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The Moth And The Star
by [?]

It is but human nature to delight in reading of these things. Here the great mass of the people find (and eagerly seize on), the element of romance lacking in their lives, infinitely more enthralling than the doings of any novel’s heroine. It is real! It is taking place! and–still deeper reason–in every ambitious American heart lingers the secret hope that with luck and good management they too may do those very things, or at least that their children will enjoy the fortunes they have gained, in just those ways. The gloom of the monotonous present is brightened, the patient toiler returns to his desk with something definite before him–an objective point–towards which he can struggle; he knows that this is no impossible dream. Dozens have succeeded and prove to him what energy and enterprise can accomplish.

Do not laugh at this suggestion; it is far truer than you imagine. Many a weary woman has turned from such reading to her narrow duties, feeling that life is not all work, and with renewed hope in the possibilities of the future.

Doubtless a certain amount of purely idle curiosity is mingled with the other feelings. I remember quite well showing our city sights to a bored party of Western friends, and failing entirely to amuse them, when, happening to mention as we drove up town, “there goes Mr. Blank,” (naming a prominent leader of cotillions), my guests nearly fell over each other and out of the carriage in their eagerness to see the gentleman of whom they had read so much, and who was, in those days, a power in his way, and several times after they expressed the greatest satisfaction at having seen him.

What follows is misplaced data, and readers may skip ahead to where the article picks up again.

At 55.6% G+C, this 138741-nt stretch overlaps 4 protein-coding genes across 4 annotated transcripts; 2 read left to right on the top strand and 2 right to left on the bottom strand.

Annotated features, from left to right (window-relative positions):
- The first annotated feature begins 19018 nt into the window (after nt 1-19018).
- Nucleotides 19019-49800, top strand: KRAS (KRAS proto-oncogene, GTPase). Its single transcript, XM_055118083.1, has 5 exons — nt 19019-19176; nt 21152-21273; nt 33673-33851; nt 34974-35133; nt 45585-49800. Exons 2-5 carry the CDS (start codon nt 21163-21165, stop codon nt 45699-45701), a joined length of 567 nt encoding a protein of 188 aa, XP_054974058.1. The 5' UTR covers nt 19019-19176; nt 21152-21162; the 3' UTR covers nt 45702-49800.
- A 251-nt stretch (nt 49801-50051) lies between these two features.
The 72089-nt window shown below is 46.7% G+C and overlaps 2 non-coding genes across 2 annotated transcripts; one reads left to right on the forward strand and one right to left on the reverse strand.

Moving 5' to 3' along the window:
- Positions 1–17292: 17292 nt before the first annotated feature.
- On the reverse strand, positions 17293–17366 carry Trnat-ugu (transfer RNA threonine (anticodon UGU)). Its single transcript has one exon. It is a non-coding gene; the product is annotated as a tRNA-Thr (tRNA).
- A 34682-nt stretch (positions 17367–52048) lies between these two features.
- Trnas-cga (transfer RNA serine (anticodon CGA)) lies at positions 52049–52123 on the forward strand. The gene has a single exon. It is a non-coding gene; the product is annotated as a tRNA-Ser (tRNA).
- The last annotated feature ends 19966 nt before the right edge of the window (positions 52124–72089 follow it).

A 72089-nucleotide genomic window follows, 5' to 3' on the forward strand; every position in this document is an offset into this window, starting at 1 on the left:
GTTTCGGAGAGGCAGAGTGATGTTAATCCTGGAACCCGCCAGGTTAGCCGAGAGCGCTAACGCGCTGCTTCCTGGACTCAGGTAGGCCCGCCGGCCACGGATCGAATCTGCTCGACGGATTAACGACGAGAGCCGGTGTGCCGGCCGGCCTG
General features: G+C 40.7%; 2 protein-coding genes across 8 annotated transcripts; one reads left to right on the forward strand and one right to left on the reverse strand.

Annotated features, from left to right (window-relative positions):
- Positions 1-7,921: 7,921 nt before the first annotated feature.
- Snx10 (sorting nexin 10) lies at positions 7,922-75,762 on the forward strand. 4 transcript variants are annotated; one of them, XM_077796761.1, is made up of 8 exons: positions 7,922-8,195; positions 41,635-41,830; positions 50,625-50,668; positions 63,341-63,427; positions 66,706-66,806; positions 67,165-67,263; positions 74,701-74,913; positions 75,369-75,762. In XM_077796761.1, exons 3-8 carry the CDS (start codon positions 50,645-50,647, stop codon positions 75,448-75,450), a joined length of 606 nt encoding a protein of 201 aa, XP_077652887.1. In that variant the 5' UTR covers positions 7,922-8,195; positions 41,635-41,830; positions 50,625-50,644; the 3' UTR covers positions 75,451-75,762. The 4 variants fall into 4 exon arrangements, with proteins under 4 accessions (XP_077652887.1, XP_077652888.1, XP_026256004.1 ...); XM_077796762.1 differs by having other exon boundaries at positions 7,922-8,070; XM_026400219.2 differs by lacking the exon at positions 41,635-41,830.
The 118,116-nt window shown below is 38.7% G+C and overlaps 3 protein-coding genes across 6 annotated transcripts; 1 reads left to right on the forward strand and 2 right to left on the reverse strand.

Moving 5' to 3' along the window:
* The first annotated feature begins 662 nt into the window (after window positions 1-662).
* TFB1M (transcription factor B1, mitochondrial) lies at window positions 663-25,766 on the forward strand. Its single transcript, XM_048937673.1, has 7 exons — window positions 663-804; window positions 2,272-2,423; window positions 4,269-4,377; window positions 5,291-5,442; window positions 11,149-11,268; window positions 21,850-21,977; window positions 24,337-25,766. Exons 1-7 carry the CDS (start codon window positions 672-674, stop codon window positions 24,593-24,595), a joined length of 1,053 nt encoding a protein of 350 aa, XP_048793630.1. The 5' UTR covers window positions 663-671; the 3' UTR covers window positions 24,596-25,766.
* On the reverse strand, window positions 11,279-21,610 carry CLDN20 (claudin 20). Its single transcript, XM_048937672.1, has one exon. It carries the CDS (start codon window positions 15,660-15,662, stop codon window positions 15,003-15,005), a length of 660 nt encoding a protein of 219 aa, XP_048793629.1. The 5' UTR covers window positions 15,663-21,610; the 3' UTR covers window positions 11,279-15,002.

I have found, with rare exceptions, and the experience has been rather widely gathered all over the country, that this interest–or call it what you will–has been entirely without spite or bitterness, rather the delight of a child in a fairy story. For people are rarely envious of things far removed from their grasp. You will find that a woman who is bitter because her neighbor has a girl “help” or a more comfortable cottage, rarely feels envy towards the owners of opera-boxes or yachts. Such heart-burnings (let us hope they are few) are among a class born in the shadow of great wealth, and bred up with tastes that they can neither relinquish nor satisfy. The large majority of people show only a good- natured inclination to chaff, none of the “class feeling” which certain papers and certain politicians try to excite. Outside of the large cities with their foreign-bred, semi-anarchistic populations, the tone is perfectly friendly; for the simple reason that it never entered into the head of any American to imagine that there was any class difference. To him his rich neighbors are simply his lucky neighbors, almost his relations, who, starting from a common stock, have been able to “get there” sooner than he has done. So he wishes them luck on the voyage in which he expects to join them as soon as he has had time to make a fortune.

So long as the world exists, or at least until we have reformed it and adopted Mr. Bellamy’s delightful scheme of existence as described in “Looking Backward,” great fortunes will be made, and painful contrasts be seen, especially in cities, and it would seem to be the duty of the press to soften–certainly not to sharpen–the edge of discontent. As long as human nature is human nature, and the poor care to read of the doings of the more fortunate, by all means give them the reading they enjoy and demand, but let it be written in a kindly spirit so that it may be a cultivation as well as a recreation. Treat this perfectly natural and honest taste honestly and naturally, for, after all, it is

The desire of the moth for the star,
Of the night for the morrow.
The devotion to something afar
From the sphere of our sorrow.